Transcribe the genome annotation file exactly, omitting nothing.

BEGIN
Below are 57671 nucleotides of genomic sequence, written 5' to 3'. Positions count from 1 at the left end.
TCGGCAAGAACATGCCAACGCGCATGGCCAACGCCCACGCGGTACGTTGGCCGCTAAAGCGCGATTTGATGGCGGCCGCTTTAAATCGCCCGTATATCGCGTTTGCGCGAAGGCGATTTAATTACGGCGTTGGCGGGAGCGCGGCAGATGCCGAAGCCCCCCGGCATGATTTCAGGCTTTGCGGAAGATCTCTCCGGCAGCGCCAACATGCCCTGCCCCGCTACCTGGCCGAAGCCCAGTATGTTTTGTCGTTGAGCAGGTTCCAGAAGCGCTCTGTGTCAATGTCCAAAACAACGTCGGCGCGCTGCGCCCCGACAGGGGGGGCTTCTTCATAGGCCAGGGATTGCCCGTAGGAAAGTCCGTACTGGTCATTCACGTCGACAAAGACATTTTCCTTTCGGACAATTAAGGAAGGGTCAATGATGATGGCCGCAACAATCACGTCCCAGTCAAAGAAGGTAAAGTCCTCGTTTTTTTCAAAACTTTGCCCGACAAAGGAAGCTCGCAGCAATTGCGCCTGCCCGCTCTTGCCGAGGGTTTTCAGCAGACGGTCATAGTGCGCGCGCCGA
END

Below are 57671 nucleotides of genomic sequence, written 5' to 3'. Positions count from 1 at the left end.
TCGGCAAGAACATGCCAACGCGCATGGCCAACGCCCACGCGGTACGTTGGCCGCTAAAGCGCGATTTGATGGCGGCCGCTTTAAATCGCCCGTATATCGCGTTTGCGCGAAGGCGATTTAATTACGGCGTTGGCGGGAGCGCGGCAGATGCCGAAGCCCCCCGGCATGATTTCAGGCTTTGCGGAAGATCTCTCCGGCAGCGCCAACATGCCCTGCCCCGCTACCTGGCCGAAGCCCAGTATGTTTTGTCGTTGAGCAGGTTCCAGAAGCGCTCTGTGTCAATGTCCAAAACAACGTCGGCGCGCTGCGCCCCGACAGGGGGGGCTTCTTCATAGGCCAGGGATTGCCCGTAGGAAAGTCCGTACTGGTCATTCACGTCGACAAAGACATTTTCCTTTCGGACAATTAAGGAAGGGTCAATGATGATGGCCGCAACAATCACGTCCCAGTCAAAGAAGGTAAAGTCCTCGTTTTTTTCAAAACTTTGCCCGACAAAGGAAGCTCGCAGCAATTGCGCCTGCCCGCTCTTGCCGAGGGTTTTCAGCAGACGGTCATAGTGCGCGCGCCGA